This blog post first appeared on OVUM Live
Ahead of Ovum’s 6th Annual Business Process Management Forum, we gathered the thoughts of James G Smith, Head of Process & Systems Improvement, Birkbeck, University of London and Tomasz Jasinkiewicz, Account Director, Bizagi.
In an insightful overview, James talks about his view of BPM in the context of the Higher Education sector, and Tomasz gives some excellent best practice advice for enterprises that are embarking on BPM projects. James and Bizagi will be delivering a joint case study at the event, entitled Achieve Operational Excellence through BPM: Accelerate administration processes and improve student services.
Ovum: BPM Mantras – please share with us with your favourite BPM or work adage?
James Smith: There’s no such thing as an IT project!
Ovum: What is your job function with regard to BPM, and what are you most looking forward to at the event?
James Smith: My role at Birkbeck entails both the day to day management of our Corporate Information Systems, and the developmental improvements to those systems, and crucially the business processes that rely on them.
At BPM Forum, I am most looking forward to hearing from professionals in other industries who are facing the same primary challenge – translating business requirements from process owning departments into executable processes – because the difficulties are usually the same, but the creative solutions are often not – which is exciting as it means we can learn from each other.
Ovum: What do you see as some of the key challenges facing higher education, and how can BPM assist in meeting these?
James Smith: The challenges are almost certainly not unique to HE! Do more, better, as efficiently as possible. This is particularly true for our support services – our students are now consumers paying significant fee for their education. We aim to make their experience with us as slick as possible, minimising the impact of non-value-add processes – both in terms of how our students experience them, and the proportion of what our students pay us that we spend on them. Streamlining our processes is critical to this effort.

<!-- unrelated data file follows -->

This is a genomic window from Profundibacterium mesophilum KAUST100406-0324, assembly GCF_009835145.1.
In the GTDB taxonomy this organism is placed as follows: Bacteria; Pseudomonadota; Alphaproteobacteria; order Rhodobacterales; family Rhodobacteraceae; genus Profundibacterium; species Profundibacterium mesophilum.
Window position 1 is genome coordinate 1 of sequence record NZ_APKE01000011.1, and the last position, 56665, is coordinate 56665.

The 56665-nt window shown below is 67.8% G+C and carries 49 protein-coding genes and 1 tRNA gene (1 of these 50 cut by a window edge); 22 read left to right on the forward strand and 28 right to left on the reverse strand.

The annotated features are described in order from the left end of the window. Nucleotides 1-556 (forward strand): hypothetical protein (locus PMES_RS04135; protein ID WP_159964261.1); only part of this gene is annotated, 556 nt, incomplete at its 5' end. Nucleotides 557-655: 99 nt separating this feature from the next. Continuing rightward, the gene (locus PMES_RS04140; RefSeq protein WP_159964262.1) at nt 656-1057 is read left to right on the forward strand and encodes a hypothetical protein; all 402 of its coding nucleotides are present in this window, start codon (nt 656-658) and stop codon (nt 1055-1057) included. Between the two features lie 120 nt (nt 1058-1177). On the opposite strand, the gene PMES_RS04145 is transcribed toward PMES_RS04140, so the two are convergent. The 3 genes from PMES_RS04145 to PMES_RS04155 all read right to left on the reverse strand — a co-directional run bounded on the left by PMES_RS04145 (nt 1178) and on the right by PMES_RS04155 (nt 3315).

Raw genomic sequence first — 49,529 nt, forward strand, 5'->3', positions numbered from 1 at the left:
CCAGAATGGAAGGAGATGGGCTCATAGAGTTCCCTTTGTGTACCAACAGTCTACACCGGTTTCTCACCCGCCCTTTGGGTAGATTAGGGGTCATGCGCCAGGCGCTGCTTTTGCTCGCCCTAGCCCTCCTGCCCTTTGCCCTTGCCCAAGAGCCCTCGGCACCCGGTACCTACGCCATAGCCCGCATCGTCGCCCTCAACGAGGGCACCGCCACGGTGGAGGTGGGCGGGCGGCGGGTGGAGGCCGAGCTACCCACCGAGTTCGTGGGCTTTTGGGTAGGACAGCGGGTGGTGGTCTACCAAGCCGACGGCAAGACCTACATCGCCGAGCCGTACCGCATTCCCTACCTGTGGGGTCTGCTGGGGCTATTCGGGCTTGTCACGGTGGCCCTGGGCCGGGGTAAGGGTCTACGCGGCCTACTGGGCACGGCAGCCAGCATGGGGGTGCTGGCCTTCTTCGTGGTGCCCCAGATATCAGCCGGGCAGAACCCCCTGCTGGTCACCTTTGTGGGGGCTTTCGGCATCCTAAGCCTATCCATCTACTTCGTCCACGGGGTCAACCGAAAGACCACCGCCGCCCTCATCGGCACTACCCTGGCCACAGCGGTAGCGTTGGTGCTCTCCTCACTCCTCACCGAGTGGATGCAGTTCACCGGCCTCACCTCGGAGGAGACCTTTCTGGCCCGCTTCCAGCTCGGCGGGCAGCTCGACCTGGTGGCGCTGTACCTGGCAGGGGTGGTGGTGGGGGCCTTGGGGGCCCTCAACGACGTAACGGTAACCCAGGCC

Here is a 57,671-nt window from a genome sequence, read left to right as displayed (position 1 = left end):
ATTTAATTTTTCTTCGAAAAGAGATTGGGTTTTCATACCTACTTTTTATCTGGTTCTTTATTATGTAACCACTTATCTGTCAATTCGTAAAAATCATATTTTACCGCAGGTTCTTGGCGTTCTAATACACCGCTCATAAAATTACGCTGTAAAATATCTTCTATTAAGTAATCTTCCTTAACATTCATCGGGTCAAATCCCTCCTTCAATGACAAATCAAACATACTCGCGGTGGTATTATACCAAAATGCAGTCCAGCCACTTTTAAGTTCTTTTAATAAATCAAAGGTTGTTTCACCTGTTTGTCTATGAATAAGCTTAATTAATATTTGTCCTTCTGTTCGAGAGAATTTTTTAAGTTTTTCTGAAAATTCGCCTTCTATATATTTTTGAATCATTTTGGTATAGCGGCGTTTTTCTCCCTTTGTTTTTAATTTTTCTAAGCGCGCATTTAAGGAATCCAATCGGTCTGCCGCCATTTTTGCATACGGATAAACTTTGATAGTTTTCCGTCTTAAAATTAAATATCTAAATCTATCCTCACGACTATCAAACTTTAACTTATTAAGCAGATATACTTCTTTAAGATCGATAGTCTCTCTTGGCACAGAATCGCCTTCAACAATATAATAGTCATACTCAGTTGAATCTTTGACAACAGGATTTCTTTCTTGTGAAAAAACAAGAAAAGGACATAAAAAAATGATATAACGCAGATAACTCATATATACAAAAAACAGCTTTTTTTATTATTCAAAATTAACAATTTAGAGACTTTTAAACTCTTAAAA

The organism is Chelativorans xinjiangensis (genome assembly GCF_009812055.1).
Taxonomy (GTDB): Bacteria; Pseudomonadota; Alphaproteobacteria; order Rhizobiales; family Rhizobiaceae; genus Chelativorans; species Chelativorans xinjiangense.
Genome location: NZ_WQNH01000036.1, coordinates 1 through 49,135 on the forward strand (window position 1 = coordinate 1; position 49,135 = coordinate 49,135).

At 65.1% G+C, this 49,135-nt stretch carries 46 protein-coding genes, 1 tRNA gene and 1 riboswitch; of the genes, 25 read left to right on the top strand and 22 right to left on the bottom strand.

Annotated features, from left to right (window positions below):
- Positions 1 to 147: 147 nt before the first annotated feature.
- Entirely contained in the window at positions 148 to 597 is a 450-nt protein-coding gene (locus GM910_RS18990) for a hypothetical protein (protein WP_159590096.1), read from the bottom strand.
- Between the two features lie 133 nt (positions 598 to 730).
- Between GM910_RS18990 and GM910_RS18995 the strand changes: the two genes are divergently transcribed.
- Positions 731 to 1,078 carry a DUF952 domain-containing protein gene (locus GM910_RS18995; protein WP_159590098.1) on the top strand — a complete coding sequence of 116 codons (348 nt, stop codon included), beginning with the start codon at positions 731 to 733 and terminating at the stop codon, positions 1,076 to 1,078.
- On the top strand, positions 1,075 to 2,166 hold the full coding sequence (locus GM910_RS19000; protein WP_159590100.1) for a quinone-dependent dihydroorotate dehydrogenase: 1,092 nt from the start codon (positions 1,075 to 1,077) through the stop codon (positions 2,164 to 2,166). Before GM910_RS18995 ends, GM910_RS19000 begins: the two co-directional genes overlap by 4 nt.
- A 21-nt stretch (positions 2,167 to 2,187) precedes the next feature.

Ovum: Business and IT often have completely different understanding and expectations about BPM, where do you feel this difference lies, and how do you align these?
Tomasz Jasinkiewicz: There’s often a miscommunication and distrust between the two communities that impedes alignment of strategy and execution which in turn undermines the true value of BPM.
Business stakeholders come with a lot of potentially conflicting requests from BPM – strictly enforcing procedures to increase productivity; quickly and flexibly adapting those procedures which don’t deliver; measuring and analysing the KPIs with all the data in the world – but all immediately and on a single plate. A lot of “what-ifs”, “maybes” and moving targets.
On the other hand, IT quite often sees BPM as yet another integration layer. And they want everything written in stone.
The business frequently underestimates the value of process and data modeling – they believe that modeling creates just unnecessary admin that the IT guys will hide away. They may prefer to create a lot of “manual strategic reports” because “I can do it faster than those slow IT projects”.
On the other side of the chasm, the IT puts BPM into the old bag labelled “Integration” – all your middleware, enterprise buses and transmission protocols are already there – secure in the hands of the top technical talent. But this talent is so “techie” that it struggles to understand the “B” part of the “BPM”.